16. Comparing maternal styles in bonobos (Pan paniscus) and chimpanzees (Pan troglodytes).

    PubMed

    De Lathouwers, Mieke; Van Elsacker, Linda

    2004-12-01

    Studies on Cercopithecine primate maternal styles, using factor analysis on a set of maternal behaviors, commonly render two factors that describe separate dimensions of maternal behavior: protectiveness and rejection. The aims of this study were to 1) investigate whether this method for determining maternal styles in Cercopithecine species can be applied to bonobos (Pan paniscus) and chimpanzees (Pan troglodytes), 2) determine whether they follow the same pattern, and 3) assess whether species differences in maternal style are apparent. We performed a factor analysis on nine maternal behaviors using data on eight mother-infant pairs of each species. This resulted in three factors: protectiveness, distance, and refusal. Protectiveness is positively correlated with time spent in ventral contact, making contact, approaching, and restraining. Distance is positively related with breaking contact and leaving. Refusal is positively correlated with rejecting and nipple-rejecting. The pattern of protectiveness corresponds with the pattern found in Cercopithecine species, suggesting a high consistency of this dimension across species and higher taxa. The retention of the other two factors indicates that in the Pan species, breaking contact and leaving represent another dimension, apart from rejecting and nipple-rejecting, which usually fall under one dimension in Cercopithecine species. An interspecific comparison of the factor scores for each dimension of maternal behavior reveals that, on average, bonobos and chimpanzees score equally on protectiveness. Scores on distance increase positively with infant age in chimpanzees, and negatively in bonobos, and on average bonobos have higher scores on refusal. These interspecies differences in maternal style are discussed in the light of interspecies differences in infant development, infant vulnerability to aggression, interbirth intervals, and female sociality. PMID:15580581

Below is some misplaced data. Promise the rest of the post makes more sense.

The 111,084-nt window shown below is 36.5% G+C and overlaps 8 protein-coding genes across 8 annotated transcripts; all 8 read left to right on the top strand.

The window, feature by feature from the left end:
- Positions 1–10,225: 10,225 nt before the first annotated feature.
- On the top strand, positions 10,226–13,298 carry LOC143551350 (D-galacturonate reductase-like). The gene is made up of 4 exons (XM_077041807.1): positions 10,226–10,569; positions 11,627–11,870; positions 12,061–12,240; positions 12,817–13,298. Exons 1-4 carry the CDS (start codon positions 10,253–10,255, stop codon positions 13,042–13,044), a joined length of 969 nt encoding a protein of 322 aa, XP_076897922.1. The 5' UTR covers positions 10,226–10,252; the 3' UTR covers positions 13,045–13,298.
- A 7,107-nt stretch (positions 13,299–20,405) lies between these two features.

17. Pan-STARRS-1 Medium Deep Survey

    NASA Astrophysics Data System (ADS)

    Huber, Mark

    2015-08-01

    The Panoramic Survey Telescope And Rapid Response System-1 (Pan-STARRS-1, PS1) has been in full science operation since Spring 2010 and concluded the observing program for the PS1 Science Consortium (PS1SC) in early 2014. The Medium Deep Survey (MDS) component of the program regularly visited 10 fields (~7 sq. deg. each) with significant multi-wavelength overlap from previous and concurrent surveys (e.g. SDSS, DEEP2, CDFS, COSMOS, GALEX) for 25% of the total time allocation. The cadence generally includes the g,r,i,z filters for a MDS field every 3 days over the 6-8 month season the field is visible, with the y filter done primarily during bright time. The nightly stacks of eight exposures typically reach depths of r,i~23.5 mag. Development work continued to improve the single exposure processing though to deep stacks during the transient event discovery and other science consortium programs over the course of the survey, the culmination of those improvements being applied in a more uniformly reprocessed dataset used for the public data release. A summary of the MDS public data release products will be presented.For details on PS1 and the Science Collaboration, visit http://ps1sc.org/

  18. Pan-STARRS-1 Medium Deep Survey

    NASA Astrophysics Data System (ADS)

    Huber, Mark; PS1-IPP Team, PS1 Science Consortium

    2015-01-01

    The Panoramic Survey Telescope And Rapid Response System-1 (Pan-STARRS-1, PS1) has been in full operation since Spring 2010 and concluded the PS1 Science Consortium (PS1SC) observational program in early 2014. The Medium Deep Survey (MDS) component of the program, allocated 25% of the time, regularly visited 10 fields (~7 sq. deg. each) with significant multi-wavelength overlap from previous and concurrent surveys (e.g. SDSS, DEEP2, CDFS, COSMOS, GALEX). The cadence generally includes the g,r,i,z filters for a MDS field every 3 days with a nightly stack depth of r,i~23.5 mag and the y filter primarily during bright time over the 6-8 month season the field is visible. While regularly producing data for the transient event discovery and science consortium programs, development work continued to improve the single exposures though production of deep stacks for reprocessing into the final and public release. The data products, to be publicly available after the post-observing proprietary period, will be summarized.For details on PS1 and the Science Collaboration, visit http://ps1sc.org/

  19. BPGA- an ultra-fast pan-genome analysis pipeline.

    PubMed

    Chaudhari, Narendrakumar M; Gupta, Vinod Kumar; Dutta, Chitra

    2016-01-01